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Progress at Yale, But a Conspicuous Omission
After a tumultuous week at Yale University, we are starting to see some progress—and hopefully a way forward. On Tuesday, Yale’s president and the dean of Yale College issued a welcome reaffirmation of the necessity of freedom of expression at the institution. Now, the institution must make clear that Yale supports Erika and Nicholas Christakis and they will not face punishment or termination for their role in starting a national conversation about the importance of free speech on campus.
The past week has provided a powerful demonstration of how free speech enlightens and challenges us, on campus and beyond. This demonstration began when Yale students made their voices heard. As FIRE made clear in our initial coverage of last week’s events, “Yale students have every right to express their anger and frustration with faculty.” As the nation’s leading defender of student and faculty speech, FIRE fights every day to preserve that right at Yale and campuses nationwide.
I was disappointed by the illiberal way in which some Yale students exercised their right to free speech last Friday. By calling for Erika and Nicholas Christakis to resign their positions over Erika’s Halloween costume email, some students revealed an intolerance for dissenting views that contradicts the principles of free speech and freedom of expression that Yale claims to treasure.
This week, Yale students have exercised their right to freedom of expression in productive, commendable ways. They have answered speech with more speech: Students and administrators at Yale are engaging in a variety of productive discussions and demonstrations regarding race on campus, exactly the type of activism FIRE encourages on campuses every day. There’s been a lot of discussion about how the issues at Yale are much bigger than Erika and Nicholas Christakis, and that’s certainly the opinion of many students. Earlier this week, Yale students refocused the narrative and engaged in a thoughtful, powerful demonstration of student activism through a “March of Resilience” to express solidarity for students of color, and a forum to discuss race and diversity on campus. Both brought together over 1,000 students, faculty, and administrators.
The stories out of Yale also provoked an incredible reaction off campus, prompting compelling analysis from commentators nationwide. (These two articles by The Atlantic’s Conor Friedersdorf are particularly clear-sighted.) Again, this is how free speech works at its best: Whether in agreement or disagreement with the Yale students’ or my concerns about free speech on campus, observers across the country have participated in an ongoing discussion that illuminates the important questions before us.
Predictably, the events at Yale and the University of Missouri have also produced a nasty backlash. It should go without saying that threatening student protesters (or anyone) with violence is never acceptable. True threats are not protected speech and require a response from law enforcement—which happened in at least two instances at the University of Missouri.
On Tuesday evening, in an encouraging sign, Yale President Peter Salovey and Yale College Dean Jonathan Holloway issued a joint statement that reaffirms the university’s commitment to free speech. Here is the key excerpt:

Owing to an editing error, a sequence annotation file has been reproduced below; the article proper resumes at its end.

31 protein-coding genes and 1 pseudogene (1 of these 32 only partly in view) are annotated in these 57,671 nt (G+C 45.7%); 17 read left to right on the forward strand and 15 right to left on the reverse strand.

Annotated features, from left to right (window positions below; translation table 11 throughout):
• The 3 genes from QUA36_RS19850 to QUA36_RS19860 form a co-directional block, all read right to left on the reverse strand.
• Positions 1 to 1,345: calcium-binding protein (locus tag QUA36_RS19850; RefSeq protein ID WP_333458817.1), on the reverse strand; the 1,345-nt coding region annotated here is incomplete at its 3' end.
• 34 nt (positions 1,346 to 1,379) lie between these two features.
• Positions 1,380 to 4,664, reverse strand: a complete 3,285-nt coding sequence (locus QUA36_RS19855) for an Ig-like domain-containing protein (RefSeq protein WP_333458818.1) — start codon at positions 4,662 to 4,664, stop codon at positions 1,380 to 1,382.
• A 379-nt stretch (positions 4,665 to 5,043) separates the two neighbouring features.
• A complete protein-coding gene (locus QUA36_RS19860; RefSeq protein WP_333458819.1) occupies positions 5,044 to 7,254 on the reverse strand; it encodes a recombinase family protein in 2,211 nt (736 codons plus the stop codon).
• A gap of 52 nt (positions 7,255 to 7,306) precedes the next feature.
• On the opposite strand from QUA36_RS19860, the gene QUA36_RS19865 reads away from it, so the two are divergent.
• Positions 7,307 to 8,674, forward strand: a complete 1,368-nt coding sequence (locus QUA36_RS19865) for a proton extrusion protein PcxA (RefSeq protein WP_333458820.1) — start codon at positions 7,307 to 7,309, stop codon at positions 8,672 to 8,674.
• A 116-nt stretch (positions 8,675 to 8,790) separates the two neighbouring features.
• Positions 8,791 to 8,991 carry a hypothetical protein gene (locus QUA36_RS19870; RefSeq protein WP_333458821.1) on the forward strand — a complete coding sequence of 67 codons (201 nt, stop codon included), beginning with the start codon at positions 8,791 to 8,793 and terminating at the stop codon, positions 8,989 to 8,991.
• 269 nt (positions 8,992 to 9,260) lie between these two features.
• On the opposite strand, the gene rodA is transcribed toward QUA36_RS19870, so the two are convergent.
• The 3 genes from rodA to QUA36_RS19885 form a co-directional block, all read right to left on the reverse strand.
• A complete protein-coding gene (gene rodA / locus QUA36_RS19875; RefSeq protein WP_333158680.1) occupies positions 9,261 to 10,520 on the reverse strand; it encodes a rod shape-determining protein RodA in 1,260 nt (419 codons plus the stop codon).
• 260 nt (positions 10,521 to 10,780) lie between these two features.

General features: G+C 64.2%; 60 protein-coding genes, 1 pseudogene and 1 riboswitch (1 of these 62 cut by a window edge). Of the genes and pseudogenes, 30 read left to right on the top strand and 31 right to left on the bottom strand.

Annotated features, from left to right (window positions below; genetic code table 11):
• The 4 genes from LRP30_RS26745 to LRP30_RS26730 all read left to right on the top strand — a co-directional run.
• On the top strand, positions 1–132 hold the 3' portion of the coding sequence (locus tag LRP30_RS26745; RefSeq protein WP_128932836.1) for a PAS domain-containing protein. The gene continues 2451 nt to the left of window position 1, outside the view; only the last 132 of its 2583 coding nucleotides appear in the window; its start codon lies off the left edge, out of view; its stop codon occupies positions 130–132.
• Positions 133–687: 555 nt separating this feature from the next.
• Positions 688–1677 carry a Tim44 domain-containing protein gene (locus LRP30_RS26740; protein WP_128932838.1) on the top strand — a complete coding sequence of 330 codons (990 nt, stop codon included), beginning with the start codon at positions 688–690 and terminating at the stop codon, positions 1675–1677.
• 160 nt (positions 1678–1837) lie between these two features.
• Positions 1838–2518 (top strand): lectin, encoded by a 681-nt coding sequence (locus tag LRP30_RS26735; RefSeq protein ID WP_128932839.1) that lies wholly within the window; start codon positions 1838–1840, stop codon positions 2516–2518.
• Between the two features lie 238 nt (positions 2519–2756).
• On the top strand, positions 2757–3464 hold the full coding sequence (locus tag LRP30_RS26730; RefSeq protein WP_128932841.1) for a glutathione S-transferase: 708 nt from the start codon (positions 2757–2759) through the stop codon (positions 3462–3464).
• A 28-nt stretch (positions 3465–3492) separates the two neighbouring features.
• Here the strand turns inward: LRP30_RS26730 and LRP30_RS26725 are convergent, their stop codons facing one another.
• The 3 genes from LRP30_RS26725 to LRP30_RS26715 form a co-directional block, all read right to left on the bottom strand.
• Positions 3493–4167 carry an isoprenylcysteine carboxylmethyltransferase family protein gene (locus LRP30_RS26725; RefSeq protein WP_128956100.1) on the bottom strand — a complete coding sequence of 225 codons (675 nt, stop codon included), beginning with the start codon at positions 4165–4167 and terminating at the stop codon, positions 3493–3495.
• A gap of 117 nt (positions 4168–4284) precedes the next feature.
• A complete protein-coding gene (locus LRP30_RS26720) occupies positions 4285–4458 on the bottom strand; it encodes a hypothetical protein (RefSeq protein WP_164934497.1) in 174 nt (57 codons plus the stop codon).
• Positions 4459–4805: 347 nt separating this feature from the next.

We also affirm Yale's bedrock principle of the freedom to speak and be heard, without fear of intimidation, threats, or harm, and we renew our commitment to this freedom not as a special exception for unpopular or controversial ideas but for them especially. We expect thinkers, scholars, and speakers, whether they come from our community or as invited guests, to be treated with respect and in the expectation that they can speak their minds fully and openly. By preventing anyone from bringing ideas into the light of day, we deny a fundamental freedom -- and rob ourselves of the right to engage with those ideas in a way that gets to the core of Yale's educational mission. We make this expectation as a condition of belonging to or visiting our community.
President Salovey and Dean Holloway also reaffirmed the university’s support for the principles contained in the Report of the Committee on Freedom of Expression at Yale—the Woodward Report—which eloquently recognizes the need to be free to “think the unthinkable, discuss the unmentionable, and challenge the unchallengeable.”
However, there is something conspicuously missing from their otherwise strong statement: an explicit promise that neither Erika nor Nicholas Christakis will be forced or pressured to resign or otherwise punished in any way. Throughout my career, I have seen countless instances where university administrators pressured faculty to resign for controversial expression. As I wrote earlier this week in The Washington Post:
If this were to happen at Yale, it would be a chilling warning to future faculty and students that if you even mildly question the prevailing orthodoxy on campus, you will have hell to pay.
Yale students, alumni, and members of the public must demand that the Christakises face no threat of punishment, and if either professor steps down now or in the coming months, it must be understood to represent Yale’s glaring failure to live up to its own glowing promises to protect and honor freedom of speech on campus.
Yale obviously has a number of issues to sort out. But an absolutely necessary part of doing so must be to prove that Yale means what it says about freedom of expression. Yale must declare that the Christakises will not be penalized or forced out of their positions in any way.
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